What are employers looking for?
Good developers are well-organised. When given a task, you’ll be expected to go away and do it. Be prepared to work autonomously but never be afraid to ask for help, especially when you’re starting out.
What is a typical interview for a job like yours?
Usually it starts with a phone call to talk about your experience and what you’re looking for in a job. You’ll then have a first-stage interview to discuss your skills and prove that they match your experience (so always be honest on your CV!). If all goes well, you’ll have a follow-up interview with a technical lead, such as the CTO, for a coding assessment. Sometimes you do the coding assessment at home, other times you do it with the interviewer. You’ll then talk about your results with the technical lead to demonstrate your approach to solving problems and that you have the right experience for the job.
And who would you say is your biggest inspiration?
Well, it has to be Margaret Hamilton. If you’ve never heard of her, look her up! She was in charge of writing the software that sent the first rocket to the moon, and was known for building ultra-reliable software design. I’m setting up a school programme to teach young women how to code, and I’ve named the project after her.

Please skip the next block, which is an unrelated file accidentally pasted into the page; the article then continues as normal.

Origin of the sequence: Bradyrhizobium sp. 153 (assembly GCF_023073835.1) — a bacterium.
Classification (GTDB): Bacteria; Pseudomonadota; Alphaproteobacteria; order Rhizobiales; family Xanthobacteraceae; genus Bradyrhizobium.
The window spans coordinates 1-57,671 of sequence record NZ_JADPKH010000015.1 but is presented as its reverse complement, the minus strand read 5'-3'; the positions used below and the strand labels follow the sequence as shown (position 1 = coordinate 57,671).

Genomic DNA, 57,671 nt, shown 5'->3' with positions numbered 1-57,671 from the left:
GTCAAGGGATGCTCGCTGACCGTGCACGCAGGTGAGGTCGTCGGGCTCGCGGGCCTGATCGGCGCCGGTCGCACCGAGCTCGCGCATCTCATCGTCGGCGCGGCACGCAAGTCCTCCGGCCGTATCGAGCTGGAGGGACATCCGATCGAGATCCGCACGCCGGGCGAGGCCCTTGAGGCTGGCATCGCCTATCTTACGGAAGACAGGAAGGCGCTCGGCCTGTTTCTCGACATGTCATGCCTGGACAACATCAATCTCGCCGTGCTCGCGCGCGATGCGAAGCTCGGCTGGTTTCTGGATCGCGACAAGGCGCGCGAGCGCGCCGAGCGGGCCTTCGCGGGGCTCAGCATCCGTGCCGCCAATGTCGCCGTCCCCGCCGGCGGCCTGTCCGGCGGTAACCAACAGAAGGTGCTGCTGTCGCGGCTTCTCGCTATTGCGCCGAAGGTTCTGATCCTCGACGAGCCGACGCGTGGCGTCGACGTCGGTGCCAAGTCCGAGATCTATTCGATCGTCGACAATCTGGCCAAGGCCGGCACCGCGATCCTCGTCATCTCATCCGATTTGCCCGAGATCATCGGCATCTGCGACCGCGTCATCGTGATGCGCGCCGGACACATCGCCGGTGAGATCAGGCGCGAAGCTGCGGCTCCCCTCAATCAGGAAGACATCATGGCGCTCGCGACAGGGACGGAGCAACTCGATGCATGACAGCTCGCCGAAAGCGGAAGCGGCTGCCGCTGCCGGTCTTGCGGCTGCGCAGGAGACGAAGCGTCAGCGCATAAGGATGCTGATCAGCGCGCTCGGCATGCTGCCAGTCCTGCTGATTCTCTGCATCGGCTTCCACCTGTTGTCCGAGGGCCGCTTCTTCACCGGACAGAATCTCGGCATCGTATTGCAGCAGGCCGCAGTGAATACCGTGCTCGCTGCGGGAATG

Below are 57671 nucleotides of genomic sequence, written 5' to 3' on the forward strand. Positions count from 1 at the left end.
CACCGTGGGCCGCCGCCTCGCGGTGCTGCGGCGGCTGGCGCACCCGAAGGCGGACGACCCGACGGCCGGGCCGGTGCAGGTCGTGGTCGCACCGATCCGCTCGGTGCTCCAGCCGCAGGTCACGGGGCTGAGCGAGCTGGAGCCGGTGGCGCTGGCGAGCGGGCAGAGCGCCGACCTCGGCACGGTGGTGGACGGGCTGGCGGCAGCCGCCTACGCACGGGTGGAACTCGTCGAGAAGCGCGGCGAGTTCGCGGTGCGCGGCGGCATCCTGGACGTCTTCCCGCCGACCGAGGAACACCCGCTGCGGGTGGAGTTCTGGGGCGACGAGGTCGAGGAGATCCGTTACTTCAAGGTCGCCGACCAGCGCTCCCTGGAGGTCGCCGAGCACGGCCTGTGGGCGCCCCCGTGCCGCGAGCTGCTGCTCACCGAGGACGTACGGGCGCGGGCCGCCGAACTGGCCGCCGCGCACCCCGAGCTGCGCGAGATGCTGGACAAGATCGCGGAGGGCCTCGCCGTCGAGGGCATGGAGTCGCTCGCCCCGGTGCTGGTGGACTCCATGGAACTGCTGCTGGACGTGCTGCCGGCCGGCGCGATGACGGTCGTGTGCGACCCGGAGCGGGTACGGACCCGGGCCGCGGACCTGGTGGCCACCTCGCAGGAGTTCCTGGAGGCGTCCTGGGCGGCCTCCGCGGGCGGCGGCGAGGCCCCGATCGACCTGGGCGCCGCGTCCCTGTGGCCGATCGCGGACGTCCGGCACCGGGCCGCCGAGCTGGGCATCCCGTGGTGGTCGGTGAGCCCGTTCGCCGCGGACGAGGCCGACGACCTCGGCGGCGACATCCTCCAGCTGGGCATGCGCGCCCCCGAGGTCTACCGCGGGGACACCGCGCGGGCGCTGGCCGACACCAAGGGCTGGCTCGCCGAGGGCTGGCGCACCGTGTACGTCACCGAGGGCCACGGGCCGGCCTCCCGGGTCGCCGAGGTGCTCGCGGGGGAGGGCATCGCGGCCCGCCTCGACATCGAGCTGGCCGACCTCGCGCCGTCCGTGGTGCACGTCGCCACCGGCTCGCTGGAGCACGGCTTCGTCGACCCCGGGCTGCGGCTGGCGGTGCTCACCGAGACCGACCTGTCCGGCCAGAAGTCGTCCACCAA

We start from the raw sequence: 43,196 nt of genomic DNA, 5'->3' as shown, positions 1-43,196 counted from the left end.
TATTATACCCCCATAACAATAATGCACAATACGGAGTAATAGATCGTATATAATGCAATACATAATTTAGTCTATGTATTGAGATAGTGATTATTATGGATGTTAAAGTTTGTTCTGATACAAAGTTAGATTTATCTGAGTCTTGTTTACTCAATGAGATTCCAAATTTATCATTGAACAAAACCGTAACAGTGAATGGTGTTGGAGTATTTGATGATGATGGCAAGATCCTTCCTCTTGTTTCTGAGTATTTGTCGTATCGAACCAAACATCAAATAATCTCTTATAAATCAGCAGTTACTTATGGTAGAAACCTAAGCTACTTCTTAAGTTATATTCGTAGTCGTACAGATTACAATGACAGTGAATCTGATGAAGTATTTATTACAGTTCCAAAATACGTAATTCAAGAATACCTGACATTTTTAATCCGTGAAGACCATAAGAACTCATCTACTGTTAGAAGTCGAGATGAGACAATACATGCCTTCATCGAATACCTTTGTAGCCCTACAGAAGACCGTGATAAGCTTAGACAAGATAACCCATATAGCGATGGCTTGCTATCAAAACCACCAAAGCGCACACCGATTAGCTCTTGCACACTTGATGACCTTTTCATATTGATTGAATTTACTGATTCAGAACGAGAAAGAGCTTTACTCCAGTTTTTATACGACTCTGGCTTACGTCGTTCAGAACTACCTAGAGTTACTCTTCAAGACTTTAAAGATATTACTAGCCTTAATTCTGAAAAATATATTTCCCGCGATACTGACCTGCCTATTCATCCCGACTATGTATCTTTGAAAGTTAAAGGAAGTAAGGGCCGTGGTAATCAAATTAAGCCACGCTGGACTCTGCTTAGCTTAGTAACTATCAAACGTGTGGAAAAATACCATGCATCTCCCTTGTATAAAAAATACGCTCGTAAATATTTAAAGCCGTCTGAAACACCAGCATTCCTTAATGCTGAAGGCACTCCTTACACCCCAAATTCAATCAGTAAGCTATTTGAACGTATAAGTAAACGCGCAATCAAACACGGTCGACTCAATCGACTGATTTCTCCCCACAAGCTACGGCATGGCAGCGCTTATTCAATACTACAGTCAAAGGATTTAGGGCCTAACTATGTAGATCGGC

Why did you set up Project Margaret Hamilton?
My company takes equality very seriously and have supported me setting up this programme. I want to show young women what a career in technology looks like, and that it's not as scary as it sounds. It’s also a lot of fun. I also want us to move away from the myth that you have to be a very specific type of person to be a developer, and that anyone can become one. To do this, we're offering a series of coding classes for girls aged 12-16 to develop their own apps, games, and websites.
When does it launch?
Well, lots of men and women at SamKnows are involved, and we’re still working hard to put this together. We’re making good progress and looking to launch in July 2019.
And what is your ultimate goal for this project?
I want the project to have the widest reach possible, so we’re designing it so that it can be easily replicated by other companies. Of course, it would be the dream to see more women become developers, and if we can be a part of that, that would be amazing!
Finally, what’s one piece of advice you would give to young people who want to work in tech?
Don't watch too many movies about development or technology because that will only show you one type of developer. And don't throw your laptop out the window, you’ll get there in the end!